While DevOps is a friend of Agile, the main reason for adapting Agile for DevOps is to use it for continuous software delivery. At a stroke, developers can fail fast, learn quickly, and deliver more business value in shorter timeframes.
Continuous delivery is a development practice that involves deploying code to a shared repository several times per day. Using an automated build process in combination with automated testing helps to verify each check-in, which produces more stable software. It allows developers to identify problems earlier.
Due to the agile nature of a DevOps environment, DevOps teams can introduce new functionality in smaller, more modular deployments. Because these deployments are more targeted and isolated, bugs are easier to spot and in turn, fixes are often faster and easier to implement.
The team only has to check the latest code changes for errors to be able to fix the issue. This brings considerable benefits to a software business. Being able to implement bug fixes faster keeps customers happy and frees up valuable resources to concentrate on other tasks such as designing, developing and deploying new functionality.
The combined use of version control systems, continuous integration, automated deployment tools and test-driven development (TDD) allows DevOps teams to implement smaller incremental change sets.
Because of these more modular implementations, DevOps teams can expose problems in configuration, application code and infrastructure earlier, as responsibility isn’t passed to another team once coding is complete.
With small change sets, problems tend to be less complex and resolution times for issues are faster simply because the responsibility for troubleshooting and fixes remains contained within a single team.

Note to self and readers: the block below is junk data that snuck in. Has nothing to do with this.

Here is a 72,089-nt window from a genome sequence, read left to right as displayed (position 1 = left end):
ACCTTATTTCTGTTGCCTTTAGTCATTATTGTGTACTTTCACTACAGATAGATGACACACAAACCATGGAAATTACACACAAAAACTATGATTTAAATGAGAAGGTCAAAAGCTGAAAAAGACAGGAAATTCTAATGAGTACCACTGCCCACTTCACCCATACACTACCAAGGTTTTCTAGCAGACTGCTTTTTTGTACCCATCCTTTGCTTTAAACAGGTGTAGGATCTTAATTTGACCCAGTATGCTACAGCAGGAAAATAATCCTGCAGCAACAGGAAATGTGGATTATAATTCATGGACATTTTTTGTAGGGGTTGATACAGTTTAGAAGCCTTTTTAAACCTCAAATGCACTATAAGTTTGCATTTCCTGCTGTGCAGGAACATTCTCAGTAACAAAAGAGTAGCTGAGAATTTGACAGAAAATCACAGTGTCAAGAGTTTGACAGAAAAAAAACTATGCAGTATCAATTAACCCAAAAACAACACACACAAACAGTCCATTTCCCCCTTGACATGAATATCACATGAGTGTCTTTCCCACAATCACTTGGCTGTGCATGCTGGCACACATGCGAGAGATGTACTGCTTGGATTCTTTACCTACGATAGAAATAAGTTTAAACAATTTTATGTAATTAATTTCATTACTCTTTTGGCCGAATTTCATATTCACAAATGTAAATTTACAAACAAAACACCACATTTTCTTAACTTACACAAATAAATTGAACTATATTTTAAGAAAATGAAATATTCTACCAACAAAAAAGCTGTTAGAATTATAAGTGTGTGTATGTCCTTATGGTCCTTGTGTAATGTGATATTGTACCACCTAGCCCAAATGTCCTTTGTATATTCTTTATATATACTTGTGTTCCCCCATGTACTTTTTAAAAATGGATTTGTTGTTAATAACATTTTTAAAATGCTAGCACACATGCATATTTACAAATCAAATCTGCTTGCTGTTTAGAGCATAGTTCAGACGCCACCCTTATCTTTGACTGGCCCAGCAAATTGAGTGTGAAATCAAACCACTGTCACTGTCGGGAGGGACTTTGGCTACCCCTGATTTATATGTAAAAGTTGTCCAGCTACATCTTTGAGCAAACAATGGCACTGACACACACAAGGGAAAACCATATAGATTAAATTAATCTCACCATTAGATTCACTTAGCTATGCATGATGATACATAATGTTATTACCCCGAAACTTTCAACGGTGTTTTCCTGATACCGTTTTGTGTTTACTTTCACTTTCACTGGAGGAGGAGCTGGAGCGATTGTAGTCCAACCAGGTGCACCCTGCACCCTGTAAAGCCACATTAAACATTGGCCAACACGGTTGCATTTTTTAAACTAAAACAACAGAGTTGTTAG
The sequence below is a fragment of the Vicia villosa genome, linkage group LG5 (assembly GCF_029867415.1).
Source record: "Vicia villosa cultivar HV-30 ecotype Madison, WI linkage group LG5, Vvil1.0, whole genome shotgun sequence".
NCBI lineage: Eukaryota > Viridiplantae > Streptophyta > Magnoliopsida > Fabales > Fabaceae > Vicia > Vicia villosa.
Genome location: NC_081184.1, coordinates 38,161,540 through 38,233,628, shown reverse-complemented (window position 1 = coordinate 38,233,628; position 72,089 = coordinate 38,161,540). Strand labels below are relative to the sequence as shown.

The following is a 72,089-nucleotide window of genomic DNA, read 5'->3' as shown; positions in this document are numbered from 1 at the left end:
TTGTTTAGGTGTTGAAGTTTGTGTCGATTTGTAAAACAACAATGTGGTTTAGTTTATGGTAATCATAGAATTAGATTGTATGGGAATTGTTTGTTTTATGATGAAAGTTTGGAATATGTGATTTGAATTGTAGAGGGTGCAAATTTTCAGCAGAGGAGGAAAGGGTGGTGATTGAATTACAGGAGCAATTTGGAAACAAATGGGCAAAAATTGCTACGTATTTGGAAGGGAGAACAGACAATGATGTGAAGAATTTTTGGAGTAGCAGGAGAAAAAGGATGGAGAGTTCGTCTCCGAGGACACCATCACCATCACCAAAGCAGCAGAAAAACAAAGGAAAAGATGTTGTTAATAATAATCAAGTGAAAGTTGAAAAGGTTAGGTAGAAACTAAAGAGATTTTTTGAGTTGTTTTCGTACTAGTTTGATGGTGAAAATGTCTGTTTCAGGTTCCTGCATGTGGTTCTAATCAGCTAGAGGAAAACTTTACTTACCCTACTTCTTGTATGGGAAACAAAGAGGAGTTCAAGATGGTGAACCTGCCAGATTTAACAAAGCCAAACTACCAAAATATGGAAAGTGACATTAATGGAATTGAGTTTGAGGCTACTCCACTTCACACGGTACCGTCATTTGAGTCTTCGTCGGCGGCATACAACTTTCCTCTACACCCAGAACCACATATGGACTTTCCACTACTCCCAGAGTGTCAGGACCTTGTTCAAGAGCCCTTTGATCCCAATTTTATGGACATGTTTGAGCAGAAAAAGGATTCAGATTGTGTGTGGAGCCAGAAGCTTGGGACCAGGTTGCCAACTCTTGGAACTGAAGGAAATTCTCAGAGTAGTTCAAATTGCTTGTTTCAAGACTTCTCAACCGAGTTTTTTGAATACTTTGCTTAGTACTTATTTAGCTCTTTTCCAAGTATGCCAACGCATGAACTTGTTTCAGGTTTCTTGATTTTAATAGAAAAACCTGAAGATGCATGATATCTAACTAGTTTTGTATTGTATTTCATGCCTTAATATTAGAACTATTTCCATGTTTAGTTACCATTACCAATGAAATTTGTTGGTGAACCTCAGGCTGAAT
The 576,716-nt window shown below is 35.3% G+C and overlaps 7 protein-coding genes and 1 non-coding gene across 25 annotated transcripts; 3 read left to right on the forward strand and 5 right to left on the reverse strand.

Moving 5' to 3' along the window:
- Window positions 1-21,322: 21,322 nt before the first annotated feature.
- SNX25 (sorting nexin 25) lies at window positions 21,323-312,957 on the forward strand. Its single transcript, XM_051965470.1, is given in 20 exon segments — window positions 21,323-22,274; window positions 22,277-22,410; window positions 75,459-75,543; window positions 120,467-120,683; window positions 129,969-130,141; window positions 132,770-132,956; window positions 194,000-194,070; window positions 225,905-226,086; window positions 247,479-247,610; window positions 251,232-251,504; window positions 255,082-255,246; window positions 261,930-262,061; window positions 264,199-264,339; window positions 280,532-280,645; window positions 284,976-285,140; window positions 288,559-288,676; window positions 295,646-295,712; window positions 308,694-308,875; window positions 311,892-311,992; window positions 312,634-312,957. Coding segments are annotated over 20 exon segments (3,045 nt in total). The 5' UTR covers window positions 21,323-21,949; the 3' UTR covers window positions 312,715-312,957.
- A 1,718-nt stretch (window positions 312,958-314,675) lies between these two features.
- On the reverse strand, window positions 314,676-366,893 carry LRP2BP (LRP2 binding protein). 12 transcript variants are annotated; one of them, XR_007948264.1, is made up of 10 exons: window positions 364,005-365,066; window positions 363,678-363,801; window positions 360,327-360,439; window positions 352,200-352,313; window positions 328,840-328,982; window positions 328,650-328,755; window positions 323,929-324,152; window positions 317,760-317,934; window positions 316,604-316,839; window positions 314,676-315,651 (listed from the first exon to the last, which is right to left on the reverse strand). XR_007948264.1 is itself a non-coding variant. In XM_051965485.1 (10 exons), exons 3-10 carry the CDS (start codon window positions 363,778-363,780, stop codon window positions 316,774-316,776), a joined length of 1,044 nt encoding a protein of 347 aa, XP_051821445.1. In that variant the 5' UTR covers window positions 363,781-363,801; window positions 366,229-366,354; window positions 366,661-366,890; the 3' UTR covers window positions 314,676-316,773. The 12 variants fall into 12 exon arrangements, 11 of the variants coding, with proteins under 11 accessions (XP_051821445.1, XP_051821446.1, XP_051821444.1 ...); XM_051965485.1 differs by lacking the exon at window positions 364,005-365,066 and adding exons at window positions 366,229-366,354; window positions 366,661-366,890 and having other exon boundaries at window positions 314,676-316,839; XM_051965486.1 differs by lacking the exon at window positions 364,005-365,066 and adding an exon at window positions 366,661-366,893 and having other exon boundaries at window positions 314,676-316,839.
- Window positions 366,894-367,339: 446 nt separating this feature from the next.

Software companies need to invest heavily in automation of testing and automation of software deployment to customers. By implementing a DevOps approach, they can reduce significantly the costs and demand for resources associated with traditional IT implementations.
Traditionally, IT was seen as a cost center but the implementation of DevOps has shown that this approach provides real business value. When you use continuous delivery and lean management practices, you get higher quality results and shorter cycle times, further reducing costs.
There is an enormous amount of waste in traditional IT environments. Time is often spent waiting for others to complete tasks or in solving the same problems time and again, and this causes frustration and costs money.
Standardized production environments and automation tools help make deployments predictable. These processes free up people from routine tasks, allowing them to concentrate on the most creative aspects of their role and adding value to the business.
The type or complexity of systems these practices get applied to is not a significant factor. As long as software is architected with testability and deployability in mind, high performance is more than achievable.
Puppet Labs research showed that DevOps IT teams significantly increase performance over non-DevOps teams. Specifically, they:
- deployed 30 times more code
- deployments were 200 times faster
- achieved increased stability
- had 60 percent fewer failures
- the mean time to recover (MTTR) was168 times faster
By 2020, Gartner believes that DevOps initiatives will cause 50% of enterprises to implement continuous testing using frameworks and open-source tools.DevOps is no longer an enterprise buzzword. If DevOps laggards fully embrace the concept, they too will soon gain business advantage.